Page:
The Bread Maker in Aberdeen has signed up to UK-wide campaign The Big Lunch in an effort to help improve mental health and reduce isolation across the region.
Encouraging people to come together and share food, this year’s campaign will be taking place across the weekend of Saturday June 5 and Sunday June 6.
A survey conducted on behalf of The Big Lunch by OnePoll revealed that 1.7 million people in Scotland are experiencing “re-entry anxiety” in Scotland, with around 58% saying they are still wary of socialising without restrictions.
Another 12% also said they have forgotten how to have a proper conversation after a year in mostly isolated lockdowns.
The Bread Maker
In a bid to bring people back together again over food, local businesses are signing up to help encourage this, including The Bread Maker.
The CEO of the community bakery, Donald Anderson, says their involvement with The Big Lunch campaign “didn’t take much persuasion”, as it fits in with the bakery’s own daily ethos and activity.
“The Big Lunch runs in tangent with what we do every day,” he said.
“It’s having a place within the community that people can come in and share or make friends and have lunch and get together and share that experience.
“What’s more prevalent now is, after the lockdowns and all the restrictions, we see that there’s a big need for people to get together.
“Certainly just as we’ve opened in the last four to five weeks, there’s an overwhelming need or want from the general public to come into the cafe and meet with friends and family.
“For us to be involved with The Big Lunch is very easy because we carry the same ethos in our day-to-day business now.
“We’re about bringing people together over bread, over food but there’s also something about breaking bread and sharing it and allowing people to taste it – hence our name: The Bread Maker.
“It didn’t take a lot of persuasion for us to get involved. It helps us promote what we do in our charity but it also helps us promote The Big Lunch, which is a wider reach, rather than just in the city of Aberdeen.
“It’s nice to be part of something outwith just the city limits.”
Created in 2006, The Bread Maker has been heavily involved in local communities around Aberdeen and helping adults with learning disabilities to develop skills and work in a safe environment.
Donald continued: “We opened our doors in 2006, but years before that it was a man called Dr Dennis Durno who had the idea of opening a cafe and a bakery in Aberdeen to allow the general public to see the ability of adults with learning disabilities.
“With The Bread Maker, there’s something therapeutic about making bread and starting something from just flour, salt and water, to producing an end product and the work that somebody needs to put into that to achieve that end product.
“For people with learning disabilities, I suppose there is something about the repetitiveness of making bread that allows the adult to do that process every day.
“That’s the idea of The Bread Maker, as well as to have a commercial charity in the sense that, everything that we do, we make our own money.
“There’s also the community aspect to what we do in terms of the coffee shop, which allows adults with learning disabilities to deliver the service, quality and be able to compete in the same marketplace as commercial organisations.”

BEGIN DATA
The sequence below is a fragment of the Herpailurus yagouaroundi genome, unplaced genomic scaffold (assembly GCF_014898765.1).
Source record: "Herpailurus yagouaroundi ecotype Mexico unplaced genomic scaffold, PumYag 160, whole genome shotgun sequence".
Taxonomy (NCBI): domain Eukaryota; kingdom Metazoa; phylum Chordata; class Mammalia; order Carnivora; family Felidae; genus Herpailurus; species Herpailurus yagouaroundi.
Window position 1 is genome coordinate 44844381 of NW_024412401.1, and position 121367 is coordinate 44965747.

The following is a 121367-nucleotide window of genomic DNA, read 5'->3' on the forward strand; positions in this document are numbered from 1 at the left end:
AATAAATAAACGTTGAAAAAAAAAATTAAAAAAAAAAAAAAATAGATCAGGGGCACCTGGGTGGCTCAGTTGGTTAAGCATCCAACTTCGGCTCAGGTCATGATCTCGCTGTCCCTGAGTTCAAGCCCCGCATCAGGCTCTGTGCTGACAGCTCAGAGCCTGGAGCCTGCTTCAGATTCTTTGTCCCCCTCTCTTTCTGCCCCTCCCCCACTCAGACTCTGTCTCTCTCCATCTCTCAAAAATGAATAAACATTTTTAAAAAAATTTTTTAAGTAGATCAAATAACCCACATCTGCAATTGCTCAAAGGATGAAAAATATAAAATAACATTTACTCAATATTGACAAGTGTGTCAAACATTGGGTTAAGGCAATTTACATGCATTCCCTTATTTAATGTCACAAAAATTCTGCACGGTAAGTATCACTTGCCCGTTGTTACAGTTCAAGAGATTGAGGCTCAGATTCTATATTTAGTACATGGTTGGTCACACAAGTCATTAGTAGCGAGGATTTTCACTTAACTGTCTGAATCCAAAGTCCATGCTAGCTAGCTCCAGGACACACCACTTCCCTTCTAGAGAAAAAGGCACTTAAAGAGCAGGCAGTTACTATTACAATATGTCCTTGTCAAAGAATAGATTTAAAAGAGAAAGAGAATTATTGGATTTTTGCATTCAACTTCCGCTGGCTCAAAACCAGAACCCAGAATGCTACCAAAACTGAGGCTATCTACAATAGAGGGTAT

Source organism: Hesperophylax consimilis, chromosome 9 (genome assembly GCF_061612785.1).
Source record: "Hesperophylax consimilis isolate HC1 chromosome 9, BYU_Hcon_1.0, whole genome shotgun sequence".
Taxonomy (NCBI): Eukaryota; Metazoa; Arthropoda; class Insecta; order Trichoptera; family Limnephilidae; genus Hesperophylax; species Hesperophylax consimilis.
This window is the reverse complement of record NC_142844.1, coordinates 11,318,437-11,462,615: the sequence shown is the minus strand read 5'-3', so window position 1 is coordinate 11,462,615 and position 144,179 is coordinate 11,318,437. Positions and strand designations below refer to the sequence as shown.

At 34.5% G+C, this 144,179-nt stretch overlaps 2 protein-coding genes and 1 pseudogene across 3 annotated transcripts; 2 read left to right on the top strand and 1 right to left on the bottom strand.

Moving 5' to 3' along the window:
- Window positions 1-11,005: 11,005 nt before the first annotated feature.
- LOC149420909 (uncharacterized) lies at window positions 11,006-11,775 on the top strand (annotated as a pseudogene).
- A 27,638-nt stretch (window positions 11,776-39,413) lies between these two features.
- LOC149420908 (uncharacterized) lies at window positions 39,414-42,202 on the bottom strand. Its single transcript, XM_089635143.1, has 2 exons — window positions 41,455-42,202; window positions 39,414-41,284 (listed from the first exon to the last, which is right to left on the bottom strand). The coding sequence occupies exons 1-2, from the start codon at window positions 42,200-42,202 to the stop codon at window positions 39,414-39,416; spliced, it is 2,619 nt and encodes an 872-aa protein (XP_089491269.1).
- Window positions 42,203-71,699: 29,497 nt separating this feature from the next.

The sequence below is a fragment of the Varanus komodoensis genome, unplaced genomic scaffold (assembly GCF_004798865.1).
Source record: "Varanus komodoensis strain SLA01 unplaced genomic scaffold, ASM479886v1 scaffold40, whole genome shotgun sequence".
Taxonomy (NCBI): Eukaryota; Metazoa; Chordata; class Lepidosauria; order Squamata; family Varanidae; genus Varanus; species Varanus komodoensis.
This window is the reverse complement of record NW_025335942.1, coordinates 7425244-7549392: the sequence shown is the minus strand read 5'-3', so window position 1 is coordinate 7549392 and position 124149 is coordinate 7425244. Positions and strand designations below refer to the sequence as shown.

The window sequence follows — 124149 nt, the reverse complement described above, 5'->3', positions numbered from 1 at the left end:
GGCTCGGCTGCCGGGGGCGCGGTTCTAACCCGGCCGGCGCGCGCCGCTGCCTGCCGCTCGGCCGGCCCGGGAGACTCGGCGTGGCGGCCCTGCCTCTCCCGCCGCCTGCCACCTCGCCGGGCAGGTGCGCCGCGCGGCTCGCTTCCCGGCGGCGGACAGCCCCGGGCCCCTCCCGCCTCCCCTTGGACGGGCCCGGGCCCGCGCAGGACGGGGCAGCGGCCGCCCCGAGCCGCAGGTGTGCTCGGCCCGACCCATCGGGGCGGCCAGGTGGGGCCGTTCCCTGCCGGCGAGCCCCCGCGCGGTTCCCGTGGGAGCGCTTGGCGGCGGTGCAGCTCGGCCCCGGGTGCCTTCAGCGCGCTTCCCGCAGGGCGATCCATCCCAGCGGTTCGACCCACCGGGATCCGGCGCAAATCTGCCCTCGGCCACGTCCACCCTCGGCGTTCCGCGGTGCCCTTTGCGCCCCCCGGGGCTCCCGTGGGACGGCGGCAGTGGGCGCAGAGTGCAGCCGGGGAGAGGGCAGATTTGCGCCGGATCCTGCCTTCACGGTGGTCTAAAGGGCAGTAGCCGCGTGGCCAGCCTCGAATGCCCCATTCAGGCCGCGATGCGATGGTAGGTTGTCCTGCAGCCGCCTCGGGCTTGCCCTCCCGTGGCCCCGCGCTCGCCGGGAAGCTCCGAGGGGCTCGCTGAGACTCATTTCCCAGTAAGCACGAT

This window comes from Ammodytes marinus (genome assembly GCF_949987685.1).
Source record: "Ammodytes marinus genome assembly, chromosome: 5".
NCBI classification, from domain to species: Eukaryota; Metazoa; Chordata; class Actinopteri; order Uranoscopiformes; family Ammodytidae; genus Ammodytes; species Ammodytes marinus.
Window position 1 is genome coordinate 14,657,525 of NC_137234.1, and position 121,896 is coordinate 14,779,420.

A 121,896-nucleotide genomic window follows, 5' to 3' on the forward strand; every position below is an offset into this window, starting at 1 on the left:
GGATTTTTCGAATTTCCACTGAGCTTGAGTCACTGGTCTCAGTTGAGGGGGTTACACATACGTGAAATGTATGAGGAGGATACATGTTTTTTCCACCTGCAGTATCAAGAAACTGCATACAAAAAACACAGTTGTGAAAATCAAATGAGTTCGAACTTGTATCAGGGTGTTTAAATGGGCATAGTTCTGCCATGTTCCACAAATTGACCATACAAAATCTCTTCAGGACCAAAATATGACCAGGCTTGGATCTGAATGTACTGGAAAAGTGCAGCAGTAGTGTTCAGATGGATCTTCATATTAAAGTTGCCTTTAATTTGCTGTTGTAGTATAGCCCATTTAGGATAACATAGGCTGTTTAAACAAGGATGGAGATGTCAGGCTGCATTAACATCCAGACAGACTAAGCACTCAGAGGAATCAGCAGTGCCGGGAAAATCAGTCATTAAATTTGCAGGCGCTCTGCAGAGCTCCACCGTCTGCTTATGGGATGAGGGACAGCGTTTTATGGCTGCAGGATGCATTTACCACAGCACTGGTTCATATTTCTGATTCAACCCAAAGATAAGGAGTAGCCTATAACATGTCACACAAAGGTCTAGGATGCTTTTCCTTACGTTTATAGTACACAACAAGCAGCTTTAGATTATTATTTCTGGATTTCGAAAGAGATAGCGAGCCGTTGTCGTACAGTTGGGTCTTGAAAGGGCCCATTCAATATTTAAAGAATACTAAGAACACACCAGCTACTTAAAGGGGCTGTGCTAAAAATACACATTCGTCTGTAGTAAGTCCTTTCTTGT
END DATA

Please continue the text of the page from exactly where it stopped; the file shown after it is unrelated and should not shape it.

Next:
In terms of The Big Lunch itself, individuals are encouraged to get involved in any way they like, from organising a tea and cake catch-up with close friends, to cooking a meal from scratch to share with the family, to supporting their local cafe by getting a lunch to go.
With this ethos at the forefront of the campaign, Donald says the cafe is on stand-by to host any Big Lunches that people may want to have at their premises, and can also offer outside catering for those who want to host their own at home.
Donald adds: “We are advertising The Big Lunch and for people to get together inside the coffee shop, but also, through social media, we’re marketing for people to use us for any Big Lunches they will be having at home, as we also do outside catering.
“We’ve got afternoon teas and all these things that encourage people to get together, with food being at the heart of that.
“If people contact us through their social media, we’ve got a full list of options for afternoon teas, buffets and things like that.
“The website is a bit more inclusive for that, too, and people can find our contact details there.
“Our food can be as bespoke as you need because we make everything in-house.
“For these orders, we’d really need them in by Wednesday June 2, to be sure we can get them out to everyone in time.”
The Big Lunch ambassador for the past five years, comedian Jo Brand, says that, for her, taking part in the campaign is a great way for people to “dip their toes” back into socialising again.
She said: “Whilst I’m chomping at the bit to see family and friends again, I certainly won’t be front of the queue dishing out hugs when my local rave club reopens.
“Everyone has their own social roadmap to what they will feel comfortable doing. We all need to go at our own pace and that’s just fine.
“The real positive to come from this research, though, is that 12 million people are now closer to their neighbours than before the pandemic.
“So if anyone is feeling anxious about diving back in to the socialising pool, then The Big Lunch is the perfect way to dip a toe back in the metaphorical shallow end.
“Just fling open the door and wave an egg vol-au-vent over the back fence during a natter with the neighbours.
“We need to remember how to talk to real-life human beings again, so why not start with the human beings next door?”